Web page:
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Americans eat a lot of red meat, and by “red meat” what I mean is beef (the kind that went “moo”).  By comparison, we eat far less lamb.  The average American consumes a staggering 65 pounds of beef per year in contrast to ½ pound of lamb.  The question is: why?  Practically speaking, America is not breeding and processing as much lamb as say, Greece, whose culture and traditions are replete with sheep herding, pasturing and culinary tradition.  With less supply and demand in the States, those little baby lamb chops have become an expensive occasional treat, not exactly the norm of every-night cooking.   Despite that, lamb is still a great source of vitamin A, vitamin B6, Pantothenic Acid, phosphorus, and manganese and also very low in sodium content.  So perhaps it’s time to mix it up and enjoy this distinctly tender sweet meat, a flavor all its own especially when grilled or broiled.

Knowing your lamb…

Ever wonder what the difference is between lamb and mutton? Lamb and baby lamb?  It’s always good to clarify and know just what we are eating!   A lamb is defined as a young sheep less than one year old; a baby lamb is generally between six and eight weeks old and is prized for its very tender pale pink meat.  Sheep generally breed in the fall and birth in late winter/early spring…which is why Spring is synonymous with lamb.  “Spring lambs” are generally between 3-5 months old when slaughtered.   Age matters in terms of taste – the younger and smaller, the tastier and more tender.  Mutton is meat from a sheep over two years old, and has a much less tender and darker flesh with a gamier flavor (perhaps a reason it has been unpopular in the United States).

Bring out the flavor…

I love braising some of the tougher cuts of lamb, like lamb shanks, for a wintry stew, but it’s often a tough sell with kids because of the gamey odor  (“ma, are you cooking my gym shoes?”) infamously associated with lamb cookery.  So if potting your lamb dish, do select the freshest meat you can get.    Pairing lamb with refreshing aromatics also quiets any gaminess and accentuates its true flavor – mint and lamb is a natural marriage, but other herbs and citrus work well, too.  In the spring and summer, I head outdoors and fire up the grill, as open fire cooking seems to eliminate any off-putting odor (and the bugs don’t mind anyhow!).  Well-grilled lamb yields wonderfully succulent results, and my kids ask for seconds and thirds to boot!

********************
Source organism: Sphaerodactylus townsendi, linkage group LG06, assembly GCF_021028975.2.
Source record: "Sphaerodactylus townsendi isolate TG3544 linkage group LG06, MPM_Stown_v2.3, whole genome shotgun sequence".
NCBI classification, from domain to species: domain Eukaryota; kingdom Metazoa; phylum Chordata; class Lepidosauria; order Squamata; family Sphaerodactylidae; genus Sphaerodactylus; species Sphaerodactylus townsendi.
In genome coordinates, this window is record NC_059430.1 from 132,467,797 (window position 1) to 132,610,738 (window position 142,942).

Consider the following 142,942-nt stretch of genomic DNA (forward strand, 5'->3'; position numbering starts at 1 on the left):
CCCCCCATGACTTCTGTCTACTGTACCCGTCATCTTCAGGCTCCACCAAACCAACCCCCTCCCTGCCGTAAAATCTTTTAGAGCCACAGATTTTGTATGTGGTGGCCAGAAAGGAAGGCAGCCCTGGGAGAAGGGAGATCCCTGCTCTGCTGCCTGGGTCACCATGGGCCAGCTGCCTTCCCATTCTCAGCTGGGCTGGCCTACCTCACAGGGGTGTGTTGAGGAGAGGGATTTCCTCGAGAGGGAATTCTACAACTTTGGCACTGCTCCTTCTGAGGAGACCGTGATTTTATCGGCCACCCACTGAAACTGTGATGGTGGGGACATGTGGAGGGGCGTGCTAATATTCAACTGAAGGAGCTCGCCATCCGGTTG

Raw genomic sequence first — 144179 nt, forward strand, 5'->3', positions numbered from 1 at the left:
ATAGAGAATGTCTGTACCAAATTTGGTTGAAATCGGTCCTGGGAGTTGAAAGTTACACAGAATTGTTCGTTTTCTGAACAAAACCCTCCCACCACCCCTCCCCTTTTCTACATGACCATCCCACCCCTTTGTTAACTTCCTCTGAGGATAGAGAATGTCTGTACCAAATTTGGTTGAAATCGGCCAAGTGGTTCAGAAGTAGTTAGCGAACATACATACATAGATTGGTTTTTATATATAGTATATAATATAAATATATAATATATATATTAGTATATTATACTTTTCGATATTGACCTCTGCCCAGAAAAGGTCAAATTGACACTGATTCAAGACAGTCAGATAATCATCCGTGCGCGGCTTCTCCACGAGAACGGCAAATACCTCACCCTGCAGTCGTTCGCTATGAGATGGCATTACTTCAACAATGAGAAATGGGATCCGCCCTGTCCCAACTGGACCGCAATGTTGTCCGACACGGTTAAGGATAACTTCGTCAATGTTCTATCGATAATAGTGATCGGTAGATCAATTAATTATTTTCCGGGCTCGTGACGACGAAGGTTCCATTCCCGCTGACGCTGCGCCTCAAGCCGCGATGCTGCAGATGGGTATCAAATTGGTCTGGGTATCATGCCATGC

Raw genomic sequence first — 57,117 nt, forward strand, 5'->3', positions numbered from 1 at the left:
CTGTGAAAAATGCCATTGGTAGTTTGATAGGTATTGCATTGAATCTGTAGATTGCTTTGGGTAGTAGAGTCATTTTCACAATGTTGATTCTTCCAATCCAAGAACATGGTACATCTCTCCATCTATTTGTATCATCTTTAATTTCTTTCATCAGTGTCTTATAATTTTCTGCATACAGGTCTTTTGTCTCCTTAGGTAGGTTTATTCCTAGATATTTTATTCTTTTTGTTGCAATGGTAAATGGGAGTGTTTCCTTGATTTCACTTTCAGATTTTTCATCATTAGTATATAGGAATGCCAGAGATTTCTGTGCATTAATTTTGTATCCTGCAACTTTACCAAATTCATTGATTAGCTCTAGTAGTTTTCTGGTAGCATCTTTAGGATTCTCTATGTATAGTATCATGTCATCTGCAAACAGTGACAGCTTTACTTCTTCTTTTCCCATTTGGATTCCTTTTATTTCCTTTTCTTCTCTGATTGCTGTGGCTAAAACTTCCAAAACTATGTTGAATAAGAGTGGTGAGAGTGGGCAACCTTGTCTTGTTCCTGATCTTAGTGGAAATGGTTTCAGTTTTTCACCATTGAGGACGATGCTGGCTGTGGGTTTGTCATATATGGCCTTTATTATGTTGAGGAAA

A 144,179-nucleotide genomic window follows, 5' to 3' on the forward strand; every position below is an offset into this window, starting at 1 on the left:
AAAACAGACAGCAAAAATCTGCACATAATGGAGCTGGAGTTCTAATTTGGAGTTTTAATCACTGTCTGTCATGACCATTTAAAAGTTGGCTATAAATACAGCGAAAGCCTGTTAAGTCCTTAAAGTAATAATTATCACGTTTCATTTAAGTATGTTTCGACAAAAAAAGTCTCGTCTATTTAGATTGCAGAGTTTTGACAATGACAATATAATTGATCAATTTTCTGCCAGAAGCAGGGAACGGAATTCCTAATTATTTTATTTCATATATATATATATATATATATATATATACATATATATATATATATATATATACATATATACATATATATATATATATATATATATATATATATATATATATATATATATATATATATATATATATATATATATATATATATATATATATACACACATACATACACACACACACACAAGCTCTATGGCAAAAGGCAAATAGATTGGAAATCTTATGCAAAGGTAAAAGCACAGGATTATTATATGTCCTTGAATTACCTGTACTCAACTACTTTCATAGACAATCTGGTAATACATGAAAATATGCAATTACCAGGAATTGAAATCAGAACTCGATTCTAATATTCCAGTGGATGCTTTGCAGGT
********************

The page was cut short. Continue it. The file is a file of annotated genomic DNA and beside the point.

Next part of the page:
Grilled Lamb Chops with Balsamic-Mint Reduction

Serves 4.

  1. 12 Baby Lamb chops (about 1” thick), frenched*
  2. Kosher salt
  3. Freshly ground black pepper
  4. Oil for greasing grill

Preheat grill on high (to about 450 degrees).  Grease grates of grill (an oil-soaked wad of paper towels and tongs do a good job of this.)

Season chops liberally with salt and pepper.  Place lamb chops on grill and close cover.  Grill for about 4 minutes per side, turning once during cooking.  Transfer to a platter and allow to rest for 5 minutes before serving.  Drizzle Balsamic Mint Reduction (a little goes a long way!) over lamb chops and serve.

*To “French” means to cut the meat away from the end of a rib or chop, so that part of the bone is exposed.  Park East Kosher is happy to do this upon request.

Balsamic-Mint Reduction

An intense sauce that can be made ahead and stored for months in the refrigerator.   Decorate a plate with a drizzle for an appealing presentation and real flavor boost!

  1. 1 cup high-quality balsamic vinegar
  2. ¼ cup honey
  3. 2/3 cup fresh mint leaves
  4. Kosher salt
  5. Freshly ground black pepper
  6. 1 tbsp. margarine

Bring vinegar, honey and mint to a boil in a small saucepan over medium heat.  Simmer until mixture is reduced by half – consistency should be syrupy and coat the back of a spoon (about 15-20 minutes).  Add the margarine and whisk until blended.  Strain out leaves and season sauce with salt and pepper.   (If making ahead, rewarm before serving.)


By Naomi Ross


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